Co-authored with Kinjal Shah
We’ve entered a new chapter of investing.
One where trading is social, and banking profits is an MMORPG game.
Look at DOGE, SHIB or GME and it’s easy to see this chapter as nothing more than a game of roulette.
However, within the midst of these experiments is the rise of something far more promising - micro-economies.
By intertwining financial assets with social capital, we’re now witnessing a new type of asset class dominated by online community coordination.
This is the rise of micro-economies.
In this post, we’ll make the case for a creator middle class, how it captures value, and why crypto primitives set the stage for the renaissance of micro-economies.
Let’s dive in.
Micro-economies are communities:
Micro-economies have a shared mission, are pre-product and have little to no revenue. They’re in the earliest stages of hiring and resemble structures like co-ops or committees.
Early contributors carve out their own roles and compensations - loosely resembling Teal organizations in which every member defines their scope and value to the group.
Thanks to the advent of social tokens and DAOs, communities now have the ability to create shared financial resources.
A DAO provides open access and a vehicle representing ownership. Think of this as a community bank. More times than not, that community will have a shared currency representing ownership of that bank - i.e., a social token.
All together, this foundation creates a unique position for a new business class to emerge.
The creator middle class are future mom and pop shops. For the past three decades, the internet enabled thousands of communities to emerge. But, the primary beneficiaries continue to be the top 1% while ~97% of YouTube creators make less than the national poverty line.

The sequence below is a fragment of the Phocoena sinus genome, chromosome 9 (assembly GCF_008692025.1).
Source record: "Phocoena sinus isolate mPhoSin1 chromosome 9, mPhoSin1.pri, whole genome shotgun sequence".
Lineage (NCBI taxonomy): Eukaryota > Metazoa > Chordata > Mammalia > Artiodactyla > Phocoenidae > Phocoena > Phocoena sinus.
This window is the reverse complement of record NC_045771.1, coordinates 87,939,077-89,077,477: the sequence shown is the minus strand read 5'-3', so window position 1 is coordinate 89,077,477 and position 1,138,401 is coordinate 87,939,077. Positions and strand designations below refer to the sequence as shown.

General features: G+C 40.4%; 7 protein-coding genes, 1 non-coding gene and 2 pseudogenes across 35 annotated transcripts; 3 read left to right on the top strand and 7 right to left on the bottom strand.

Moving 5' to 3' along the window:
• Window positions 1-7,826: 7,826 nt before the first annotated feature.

Now the real question becomes - how do we make the long tail of creators a viable path?
In order for a niche community to become a meaningful business, they need to earn income and capture value.
Creator tools enable micro-economies. The shift from Web2 to Web3 create revenue streams which prioritize community ownership over individual ownership.
In Web2, creators monetize their work via a SaaS model, where they’re paid for a newsletter, artwork, or craft on a regular basis.
In Web3, creators monetize through the issuance of a social token or NFTs, with non-fungible tokens acting as digital media ownership.
Monetization becomes non-linear, meaning the derivative value of tokens are often multiples of the value created from recurring revenue streams.
These tools offer a direct way for communities to earn income, while also providing mediums to share (and multiply) the value with its members.
**While Web2 is passive, web3 makes it active, thus turning communities into functioning micro-economies. **
Micro-economies give the long-tail of creators a path forward.
Thanks to platforms like Coinvise and Rally, micro-economies can be created in an instant. They allow creators to distribute liquid instruments (in the form of tokens) to better monetize intangible contributions and sweat equity.